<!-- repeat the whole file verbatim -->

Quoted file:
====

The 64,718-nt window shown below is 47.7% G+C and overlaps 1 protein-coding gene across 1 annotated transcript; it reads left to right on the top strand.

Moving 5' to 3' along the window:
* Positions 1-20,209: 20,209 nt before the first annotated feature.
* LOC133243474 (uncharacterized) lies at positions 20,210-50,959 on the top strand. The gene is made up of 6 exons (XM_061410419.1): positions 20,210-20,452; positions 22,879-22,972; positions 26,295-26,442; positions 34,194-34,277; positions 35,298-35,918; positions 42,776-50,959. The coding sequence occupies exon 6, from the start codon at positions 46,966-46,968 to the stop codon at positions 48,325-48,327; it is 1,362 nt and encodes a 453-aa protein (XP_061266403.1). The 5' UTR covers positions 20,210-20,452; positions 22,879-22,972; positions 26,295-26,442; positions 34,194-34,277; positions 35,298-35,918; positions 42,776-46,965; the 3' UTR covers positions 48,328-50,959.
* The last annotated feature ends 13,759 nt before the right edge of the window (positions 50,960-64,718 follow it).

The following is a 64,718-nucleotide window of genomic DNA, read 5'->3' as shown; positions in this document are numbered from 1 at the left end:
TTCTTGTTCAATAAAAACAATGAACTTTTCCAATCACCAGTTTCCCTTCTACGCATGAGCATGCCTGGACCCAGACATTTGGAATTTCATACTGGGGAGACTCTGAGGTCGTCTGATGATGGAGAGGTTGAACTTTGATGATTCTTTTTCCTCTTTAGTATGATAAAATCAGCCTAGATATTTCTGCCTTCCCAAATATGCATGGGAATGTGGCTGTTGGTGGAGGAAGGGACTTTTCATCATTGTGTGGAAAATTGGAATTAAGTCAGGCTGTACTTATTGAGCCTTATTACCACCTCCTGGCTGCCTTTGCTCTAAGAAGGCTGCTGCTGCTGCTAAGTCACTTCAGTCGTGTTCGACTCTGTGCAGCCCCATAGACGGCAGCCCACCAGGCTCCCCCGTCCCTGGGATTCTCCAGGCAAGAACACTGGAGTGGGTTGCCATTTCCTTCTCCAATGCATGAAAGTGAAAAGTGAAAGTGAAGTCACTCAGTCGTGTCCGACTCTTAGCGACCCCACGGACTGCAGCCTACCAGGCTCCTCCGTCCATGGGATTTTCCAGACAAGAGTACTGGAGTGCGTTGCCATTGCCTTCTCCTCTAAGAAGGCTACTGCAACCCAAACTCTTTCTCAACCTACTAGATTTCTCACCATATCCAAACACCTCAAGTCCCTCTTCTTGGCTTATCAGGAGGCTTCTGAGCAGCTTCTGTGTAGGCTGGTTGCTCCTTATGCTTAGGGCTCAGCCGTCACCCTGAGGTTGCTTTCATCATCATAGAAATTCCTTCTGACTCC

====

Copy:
The 64,718-nt window shown below is 47.7% G+C and overlaps 1 protein-coding gene across 1 annotated transcript; it reads left to right on the top strand.

Moving 5' to 3' along the window:
* Positions 1-20,209: 20,209 nt before the first annotated feature.
* LOC133243474 (uncharacterized) lies at positions 20,210-50,959 on the top strand. The gene is made up of 6 exons (XM_061410419.1): positions 20,210-20,452; positions 22,879-22,972; positions 26,295-26,442; positions 34,194-34,277; positions 35,298-35,918; positions 42,776-50,959. The coding sequence occupies exon 6, from the start codon at positions 46,966-46,968 to the stop codon at positions 48,325-48,327; it is 1,362 nt and encodes a 453-aa protein (XP_061266403.1). The 5' UTR covers positions 20,210-20,452; positions 22,879-22,972; positions 26,295-26,442; positions 34,194-34,277; positions 35,298-35,918; positions 42,776-46,965; the 3' UTR covers positions 48,328-50,959.
* The last annotated feature ends 13,759 nt before the right edge of the window (positions 50,960-64,718 follow it).

The following is a 64,718-nucleotide window of genomic DNA, read 5'->3' as shown; positions in this document are numbered from 1 at the left end:
TTCTTGTTCAATAAAAACAATGAACTTTTCCAATCACCAGTTTCCCTTCTACGCATGAGCATGCCTGGACCCAGACATTTGGAATTTCATACTGGGGAGACTCTGAGGTCGTCTGATGATGGAGAGGTTGAACTTTGATGATTCTTTTTCCTCTTTAGTATGATAAAATCAGCCTAGATATTTCTGCCTTCCCAAATATGCATGGGAATGTGGCTGTTGGTGGAGGAAGGGACTTTTCATCATTGTGTGGAAAATTGGAATTAAGTCAGGCTGTACTTATTGAGCCTTATTACCACCTCCTGGCTGCCTTTGCTCTAAGAAGGCTGCTGCTGCTGCTAAGTCACTTCAGTCGTGTTCGACTCTGTGCAGCCCCATAGACGGCAGCCCACCAGGCTCCCCCGTCCCTGGGATTCTCCAGGCAAGAACACTGGAGTGGGTTGCCATTTCCTTCTCCAATGCATGAAAGTGAAAAGTGAAAGTGAAGTCACTCAGTCGTGTCCGACTCTTAGCGACCCCACGGACTGCAGCCTACCAGGCTCCTCCGTCCATGGGATTTTCCAGACAAGAGTACTGGAGTGCGTTGCCATTGCCTTCTCCTCTAAGAAGGCTACTGCAACCCAAACTCTTTCTCAACCTACTAGATTTCTCACCATATCCAAACACCTCAAGTCCCTCTTCTTGGCTTATCAGGAGGCTTCTGAGCAGCTTCTGTGTAGGCTGGTTGCTCCTTATGCTTAGGGCTCAGCCGTCACCCTGAGGTTGCTTTCATCATCATAGAAATTCCTTCTGACTCC